Worn-out teeth, also called tooth wear, are pretty common in cetaceans. Although there are many documented cases of tooth wear in captivity, worn-out teeth exist in wild whales. And especially those who eat a lot of fish, like herring-eating killer whales. In this post, we explain why eating some fish can damage wild killer whale teeth.
Shark scales cause some major damage
Extreme tooth wear (down to the gum) could be caused by the denticles (scales) and cartilaginous bodies of shark species like the sleeper shark. Indeed, researchers believe that some offshore killer whales in the Northeastern Pacific feed on sharks in the open ocean. Shark denticles are tiny flat V-shaped scales covered externally by a layer of a hard enamel-like substance called vitrodentine. This structure makes shark skin pretty rough and sand-paper. As a result, the constant rubbing of the scales against killer whale teeth sands them down until nothing is left! This phenomenon is not rare in offshore killer whales: several studies mentioned extreme tooth wear in stranded whales. Such bad teeth could cause infections in wild orcas if the gums get cuts.
Slurp! Sucking fish can destroy killer whale teeth
On the other side of the world, we can find killer whales with moderately to highly worn-out teeth in a different ocean. Norwegian killer whales like to munch on Atlantic herring; it is their main prey. Herring is a small fish: 20 to 38 cm (8 to 15 in), covered in scales. Killer whales have large mouths and between 40 and 56 interlocked teeth. Their sharp teeth are not made for chewing but for ripping and tear their prey before swallowing it in chunks. So how do Norwegian killer whales eat herring? They suck it! Literally, and because they slurp many of them, the scales rub against the whale’s front teeth and gradually damage them until they ultimately wear off (after many years, of course).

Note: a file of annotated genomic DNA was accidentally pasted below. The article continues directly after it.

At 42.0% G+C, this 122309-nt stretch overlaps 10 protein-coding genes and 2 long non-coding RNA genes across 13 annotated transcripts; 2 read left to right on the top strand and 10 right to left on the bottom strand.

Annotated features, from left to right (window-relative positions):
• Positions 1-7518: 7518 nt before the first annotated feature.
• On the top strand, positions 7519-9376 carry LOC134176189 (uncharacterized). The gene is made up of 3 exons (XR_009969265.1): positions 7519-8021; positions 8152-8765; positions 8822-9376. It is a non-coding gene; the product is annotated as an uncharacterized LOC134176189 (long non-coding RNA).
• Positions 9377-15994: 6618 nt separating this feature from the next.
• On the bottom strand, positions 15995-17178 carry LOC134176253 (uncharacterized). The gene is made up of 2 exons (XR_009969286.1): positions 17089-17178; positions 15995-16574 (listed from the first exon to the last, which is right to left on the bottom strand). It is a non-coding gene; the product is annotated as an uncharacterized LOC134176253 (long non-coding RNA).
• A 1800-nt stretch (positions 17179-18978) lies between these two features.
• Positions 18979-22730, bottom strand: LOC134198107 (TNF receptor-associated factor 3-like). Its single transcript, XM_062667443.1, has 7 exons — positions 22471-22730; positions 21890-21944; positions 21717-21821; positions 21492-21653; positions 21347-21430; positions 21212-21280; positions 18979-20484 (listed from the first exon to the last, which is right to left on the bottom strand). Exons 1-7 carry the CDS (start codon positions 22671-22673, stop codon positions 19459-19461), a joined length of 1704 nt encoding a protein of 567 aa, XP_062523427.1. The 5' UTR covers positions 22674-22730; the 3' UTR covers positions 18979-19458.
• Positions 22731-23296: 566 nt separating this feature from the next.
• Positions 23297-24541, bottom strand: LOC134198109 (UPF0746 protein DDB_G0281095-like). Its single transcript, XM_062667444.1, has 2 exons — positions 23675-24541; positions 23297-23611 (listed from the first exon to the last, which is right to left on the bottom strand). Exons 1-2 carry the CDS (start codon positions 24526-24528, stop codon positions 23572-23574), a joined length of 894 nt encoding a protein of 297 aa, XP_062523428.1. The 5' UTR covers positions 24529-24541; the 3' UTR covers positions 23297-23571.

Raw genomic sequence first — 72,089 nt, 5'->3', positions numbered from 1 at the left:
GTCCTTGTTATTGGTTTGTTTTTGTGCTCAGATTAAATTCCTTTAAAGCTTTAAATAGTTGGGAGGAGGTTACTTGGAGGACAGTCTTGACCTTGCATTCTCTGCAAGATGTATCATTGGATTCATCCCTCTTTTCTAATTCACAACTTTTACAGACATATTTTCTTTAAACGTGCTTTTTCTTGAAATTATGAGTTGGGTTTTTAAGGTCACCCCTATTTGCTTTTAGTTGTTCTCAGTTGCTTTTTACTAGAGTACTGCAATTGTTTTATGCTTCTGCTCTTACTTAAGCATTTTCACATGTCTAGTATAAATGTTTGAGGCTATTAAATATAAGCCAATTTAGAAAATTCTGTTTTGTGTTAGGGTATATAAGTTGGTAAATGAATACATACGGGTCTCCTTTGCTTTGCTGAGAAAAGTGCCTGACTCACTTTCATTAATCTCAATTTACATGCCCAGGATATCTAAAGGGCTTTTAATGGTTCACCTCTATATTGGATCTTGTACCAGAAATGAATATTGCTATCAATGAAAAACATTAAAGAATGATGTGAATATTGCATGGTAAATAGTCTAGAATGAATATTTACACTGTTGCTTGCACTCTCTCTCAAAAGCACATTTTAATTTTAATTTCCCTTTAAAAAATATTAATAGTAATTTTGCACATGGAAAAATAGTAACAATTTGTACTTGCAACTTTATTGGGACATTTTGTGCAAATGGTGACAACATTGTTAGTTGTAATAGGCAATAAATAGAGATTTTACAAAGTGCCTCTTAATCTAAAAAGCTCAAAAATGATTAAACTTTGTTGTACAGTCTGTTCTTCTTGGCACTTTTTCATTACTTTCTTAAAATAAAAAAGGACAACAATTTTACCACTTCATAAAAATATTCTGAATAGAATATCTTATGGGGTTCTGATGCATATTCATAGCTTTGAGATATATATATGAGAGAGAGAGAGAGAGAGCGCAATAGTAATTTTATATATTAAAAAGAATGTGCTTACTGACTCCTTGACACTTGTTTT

So what is safe to eat for good teeth?
Extreme tooth wear was not really observed in North Pacific resident killer whales because they feed mainly on larger fish like the chinook salmon (61 to 91 cm – 24 to 36 in), which they tear into large chunks before swallowing. Similarly, North Pacific transients and North Atlantic killer whales that feed on marine mammals have minimal tooth wear because they do not scrap scally prey against their teeth. Although no whale isn’t at risk of breaking a damaging their teeth accidentally, it seems that tearing the food rather than sucking it helps, and scales are riskier than mammal skin.
Sources and further reading
- Loch, Carolina, and Paulo C. Simoes-Lopes. “Dental wear in dolphins (Cetacea: Delphinidae) from southern Brazil.” Archives of Oral Biology 58.2 (2013): 134-141.
- Ford, John KB, et al. “Shark predation and tooth wear in a population of northeastern Pacific killer whales.” Aquatic Biology 11.3 (2011): 213-224.
- Foote, Andrew D., et al. “Ecological, morphological and genetic divergence of sympatric North Atlantic killer whale populations.” Molecular Ecology 18.24 (2009): 5207-5217.
Thank you for reading! Did you learn something new? You can check out our other posts on killer whales:
Anaïs is the founder of Whale Scientists. She is a PhD student at McGill University working on killer whale ecology and pollution. You can read more about her here.
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